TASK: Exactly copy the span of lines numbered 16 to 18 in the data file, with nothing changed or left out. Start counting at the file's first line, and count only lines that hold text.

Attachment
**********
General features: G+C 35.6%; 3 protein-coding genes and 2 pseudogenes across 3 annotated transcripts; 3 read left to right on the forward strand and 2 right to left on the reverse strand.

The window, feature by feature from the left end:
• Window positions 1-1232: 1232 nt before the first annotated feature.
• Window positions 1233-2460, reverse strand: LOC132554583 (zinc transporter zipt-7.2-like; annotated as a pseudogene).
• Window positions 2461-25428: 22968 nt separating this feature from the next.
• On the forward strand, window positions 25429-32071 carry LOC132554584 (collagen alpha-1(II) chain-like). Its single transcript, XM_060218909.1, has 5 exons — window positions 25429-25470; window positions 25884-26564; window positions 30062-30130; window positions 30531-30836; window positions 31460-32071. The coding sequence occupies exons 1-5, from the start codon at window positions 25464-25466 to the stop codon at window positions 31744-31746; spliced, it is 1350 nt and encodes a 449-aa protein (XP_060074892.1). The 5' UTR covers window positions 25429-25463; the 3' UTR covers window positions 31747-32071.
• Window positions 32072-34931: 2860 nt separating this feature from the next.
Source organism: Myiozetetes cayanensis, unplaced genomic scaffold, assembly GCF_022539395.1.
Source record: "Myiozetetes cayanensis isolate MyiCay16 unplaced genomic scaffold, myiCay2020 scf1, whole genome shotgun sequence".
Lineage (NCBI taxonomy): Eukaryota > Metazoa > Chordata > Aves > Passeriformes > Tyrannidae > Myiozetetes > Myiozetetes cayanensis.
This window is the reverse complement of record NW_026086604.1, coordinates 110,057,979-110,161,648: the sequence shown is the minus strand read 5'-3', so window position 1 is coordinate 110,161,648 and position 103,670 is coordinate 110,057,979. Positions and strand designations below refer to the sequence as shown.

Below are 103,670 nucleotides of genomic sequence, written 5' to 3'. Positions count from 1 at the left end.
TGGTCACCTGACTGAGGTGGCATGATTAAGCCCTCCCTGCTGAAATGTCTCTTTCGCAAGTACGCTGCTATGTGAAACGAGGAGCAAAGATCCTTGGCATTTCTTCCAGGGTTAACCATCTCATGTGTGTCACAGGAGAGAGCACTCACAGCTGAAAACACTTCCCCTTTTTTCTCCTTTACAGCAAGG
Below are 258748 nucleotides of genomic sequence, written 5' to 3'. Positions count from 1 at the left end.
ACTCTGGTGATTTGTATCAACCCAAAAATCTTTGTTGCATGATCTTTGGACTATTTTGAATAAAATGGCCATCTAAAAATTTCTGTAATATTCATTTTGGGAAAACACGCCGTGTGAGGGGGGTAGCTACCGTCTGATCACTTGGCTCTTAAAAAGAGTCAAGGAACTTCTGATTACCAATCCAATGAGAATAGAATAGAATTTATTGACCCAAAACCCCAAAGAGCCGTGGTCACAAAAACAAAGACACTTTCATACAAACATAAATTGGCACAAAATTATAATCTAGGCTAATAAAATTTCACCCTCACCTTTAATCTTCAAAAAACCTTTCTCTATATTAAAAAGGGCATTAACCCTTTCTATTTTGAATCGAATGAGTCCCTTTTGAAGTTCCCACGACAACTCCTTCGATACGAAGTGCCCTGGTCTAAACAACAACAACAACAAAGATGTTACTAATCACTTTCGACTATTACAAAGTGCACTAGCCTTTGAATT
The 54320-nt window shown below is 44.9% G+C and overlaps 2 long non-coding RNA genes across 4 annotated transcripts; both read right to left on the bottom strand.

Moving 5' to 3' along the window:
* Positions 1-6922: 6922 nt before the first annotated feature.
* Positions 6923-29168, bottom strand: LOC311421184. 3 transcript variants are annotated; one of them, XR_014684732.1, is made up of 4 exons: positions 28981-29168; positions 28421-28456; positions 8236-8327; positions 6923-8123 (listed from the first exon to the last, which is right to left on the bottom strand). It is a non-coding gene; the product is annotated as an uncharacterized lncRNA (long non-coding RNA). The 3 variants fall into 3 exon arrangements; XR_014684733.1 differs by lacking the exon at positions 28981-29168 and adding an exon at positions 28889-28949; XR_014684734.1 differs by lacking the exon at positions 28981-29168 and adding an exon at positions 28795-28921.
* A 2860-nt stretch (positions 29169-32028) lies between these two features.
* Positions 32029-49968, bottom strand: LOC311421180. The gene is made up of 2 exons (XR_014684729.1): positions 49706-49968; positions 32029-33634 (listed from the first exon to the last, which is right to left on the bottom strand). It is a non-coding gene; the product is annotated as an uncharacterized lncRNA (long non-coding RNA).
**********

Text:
The 54320-nt window shown below is 44.9% G+C and overlaps 2 long non-coding RNA genes across 4 annotated transcripts; both read right to left on the bottom strand.

Moving 5' to 3' along the window:
* Positions 1-6922: 6922 nt before the first annotated feature.